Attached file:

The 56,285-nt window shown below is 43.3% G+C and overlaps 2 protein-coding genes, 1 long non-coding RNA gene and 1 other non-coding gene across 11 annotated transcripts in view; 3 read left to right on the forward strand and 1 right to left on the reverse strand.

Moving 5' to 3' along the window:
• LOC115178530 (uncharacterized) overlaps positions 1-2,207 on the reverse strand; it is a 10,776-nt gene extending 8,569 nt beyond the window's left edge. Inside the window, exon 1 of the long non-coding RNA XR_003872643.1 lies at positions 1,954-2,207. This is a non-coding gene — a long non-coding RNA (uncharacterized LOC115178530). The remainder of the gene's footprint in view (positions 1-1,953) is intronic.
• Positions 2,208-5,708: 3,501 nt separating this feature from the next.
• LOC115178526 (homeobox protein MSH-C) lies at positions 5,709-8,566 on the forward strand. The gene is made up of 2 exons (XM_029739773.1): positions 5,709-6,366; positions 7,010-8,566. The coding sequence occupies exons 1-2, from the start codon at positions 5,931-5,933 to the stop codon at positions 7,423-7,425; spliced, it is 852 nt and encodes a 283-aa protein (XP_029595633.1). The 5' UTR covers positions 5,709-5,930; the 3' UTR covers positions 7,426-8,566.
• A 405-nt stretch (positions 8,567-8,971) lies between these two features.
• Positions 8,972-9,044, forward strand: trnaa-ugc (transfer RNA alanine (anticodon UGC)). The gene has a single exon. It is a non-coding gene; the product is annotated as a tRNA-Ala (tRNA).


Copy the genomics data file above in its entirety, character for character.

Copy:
The 56,285-nt window shown below is 43.3% G+C and overlaps 2 protein-coding genes, 1 long non-coding RNA gene and 1 other non-coding gene across 11 annotated transcripts in view; 3 read left to right on the forward strand and 1 right to left on the reverse strand.

Moving 5' to 3' along the window:
• LOC115178530 (uncharacterized) overlaps positions 1-2,207 on the reverse strand; it is a 10,776-nt gene extending 8,569 nt beyond the window's left edge. Inside the window, exon 1 of the long non-coding RNA XR_003872643.1 lies at positions 1,954-2,207. This is a non-coding gene — a long non-coding RNA (uncharacterized LOC115178530). The remainder of the gene's footprint in view (positions 1-1,953) is intronic.
• Positions 2,208-5,708: 3,501 nt separating this feature from the next.
• LOC115178526 (homeobox protein MSH-C) lies at positions 5,709-8,566 on the forward strand. The gene is made up of 2 exons (XM_029739773.1): positions 5,709-6,366; positions 7,010-8,566. The coding sequence occupies exons 1-2, from the start codon at positions 5,931-5,933 to the stop codon at positions 7,423-7,425; spliced, it is 852 nt and encodes a 283-aa protein (XP_029595633.1). The 5' UTR covers positions 5,709-5,930; the 3' UTR covers positions 7,426-8,566.
• A 405-nt stretch (positions 8,567-8,971) lies between these two features.
• Positions 8,972-9,044, forward strand: trnaa-ugc (transfer RNA alanine (anticodon UGC)). The gene has a single exon. It is a non-coding gene; the product is annotated as a tRNA-Ala (tRNA).